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United States District Court for the District of Columbia

February 18, 2004.

MODERN AFRICA ONE, LLC, et al., Defendants

The opinion of the court was delivered by: ELLEN S. HUVELLE, District Judge


Plaintiffs Hassan Abbey and Yussur Abrar bring this action against Defendants Modern Africa One, LLC ("Modern Africa"), Stephen Cashin, and Niles Helmboldt to recover compensatory and punitive damages, attorneys' fees and costs, and injunctive relief in connection with defendants' actions as majority shareholders of Warsun International Communications, Inc. ("Warsun") and for their alleged interference with plaintiffs' ownership interest in Warsun's Nigerian subsidiary.*fn1 Warsun has filed for Chapter 11 bankruptcy and is currently in Chapter 7 liquidation proceedings before the United States Bankruptcy Court for the Eastern District of Virginia, Alexandria Division ("Bankruptcy Court"). Defendants have moved pursuant to 18 U.S.C. § 1404(a) and 28 U.S.C. § 1412 to transfer venue of this matter to that court, or alternatively, to dismiss this action on the basis that plaintiffs have failed to state a claim as to Count VI, and as to the remaining claims, they are barred by the doctrines of Page 2 collateral estoppel, waiver and the Bankruptcy Court's entry of a preliminary injunction and its approval of the sale of Warsun assets to Modern Africa. Having considered the pleadings and relevant law, the Court will deny the motion to transfer; grant the motion to dismiss Counts III, VI and those claims that do not properly belong to plaintiffs as opposed to the corporate entities; deny the motion to dismiss Counts I, II, IV, V, and VII; and stay these proceedings pending resolution of the adversary proceeding which is currently pending in the Bankruptcy Court.


 I. The Parties

  The parties to this action include individuals and companies associated with Warsun, a New York corporation that provided facilities-based telecommunications services in Africa. Warsun filed for Chapter 11 bankruptcy on August 13, 2002, and is currently in Chapter 7 liquidation proceedings. Plaintiffs Hassan Abbey and Yussur Abrar hold a minority interest in Warsun, and they served as officers and directors of Warsun until the summer of 2002.

  Modern Africa, an investment fund of Modern Africa Growth and Investment Company (the "Fund"), was established to make equity investments in Africa, particularly in manufacturing and communications enterprises. Modern Africa invested $6,000,000 in Warsun in the form of a secured loan in 1999 and another $4,000,000 over the next three years. (Nyirjesy Decl. ¶ 3.) In return, Modern Africa received one share of Warsun stock and warrants to obtain 700,000 additional shares, the equivalent of a 70% equity stake. (Id.) Modern Africa currently owns 985,714 shares of Warsun stock. (Defs.' Ex. 10 [Pls.' Objection to Mot. to Sell Assets] Page 3 ¶ 44.) Defendants Stephen Cashin and Niles Helmboldt are members of Modern Africa Fund Managers, LLC, a limited liability company that managed and administered the Fund. Cashin served as a member of the board of Warsun and managing director of Modern Africa. Helmboldt served as chairman of the boards of both Warsun and Modern Africa.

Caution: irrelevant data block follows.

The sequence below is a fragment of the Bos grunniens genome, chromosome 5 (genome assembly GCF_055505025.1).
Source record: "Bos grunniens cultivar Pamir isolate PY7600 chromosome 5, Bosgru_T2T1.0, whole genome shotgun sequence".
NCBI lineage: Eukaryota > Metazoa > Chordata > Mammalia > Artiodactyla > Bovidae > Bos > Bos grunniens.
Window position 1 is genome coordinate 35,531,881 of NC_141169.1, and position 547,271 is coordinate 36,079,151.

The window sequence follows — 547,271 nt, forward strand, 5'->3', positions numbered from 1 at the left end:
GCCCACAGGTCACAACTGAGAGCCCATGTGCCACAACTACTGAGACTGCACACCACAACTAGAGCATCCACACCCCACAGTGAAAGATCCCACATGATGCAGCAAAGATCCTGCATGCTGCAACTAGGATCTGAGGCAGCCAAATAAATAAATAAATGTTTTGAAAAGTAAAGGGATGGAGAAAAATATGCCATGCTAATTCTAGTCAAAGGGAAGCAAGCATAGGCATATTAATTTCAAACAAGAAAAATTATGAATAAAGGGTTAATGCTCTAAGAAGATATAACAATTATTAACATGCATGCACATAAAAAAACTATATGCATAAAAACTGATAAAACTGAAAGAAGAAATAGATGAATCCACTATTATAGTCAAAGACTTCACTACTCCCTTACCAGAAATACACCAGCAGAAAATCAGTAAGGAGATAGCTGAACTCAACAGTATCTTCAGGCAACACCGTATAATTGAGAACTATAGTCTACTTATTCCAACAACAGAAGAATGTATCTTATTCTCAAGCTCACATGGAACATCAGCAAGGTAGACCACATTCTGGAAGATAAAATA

Warsun Network Solutions, Ltd. ("Warsun Nigeria") is a Warsun subsidiary. It was established in August 2000 in Nigeria, the largest telecommunications market in Africa, to obtain telecommunications licenses and to establish a system of software and equipment that would enable Warsun's African affiliates to deliver and receive communications from local Internet Service Providers ("ISPs") and telecommunications carriers. (Am. Compl. ¶¶ 75, 77.) Ownership of Warsun Nigeria is in dispute. Plaintiffs (along with Chidi Ibisi who is not a party to this action) claim an ownership interest in Warsun Nigeria (id. ¶ 81), while defendants maintain that 100% of Warsun Nigeria's shares belonged to Warsun. (Defs.' Mot. at 7 n.2.) This dispute is at the heart of an adversary proceeding now pending before the Bankruptcy Court.

 II. Bankruptcy Proceedings

  Despite Modern Africa's investments, by mid-2002 Warsun, like much of the telecommunications industry, was in financial difficulty. It was at this time that Warsun's board terminated plaintiffs as officers, and plaintiffs resigned as directors of the company. Thereafter, its board determined that bankruptcy was the only viable alternative for survival of the company, and on August 13, 2002, Warsun filed a voluntary petition for relief under Chapter 11 of the United States Bankruptcy Code. Page 4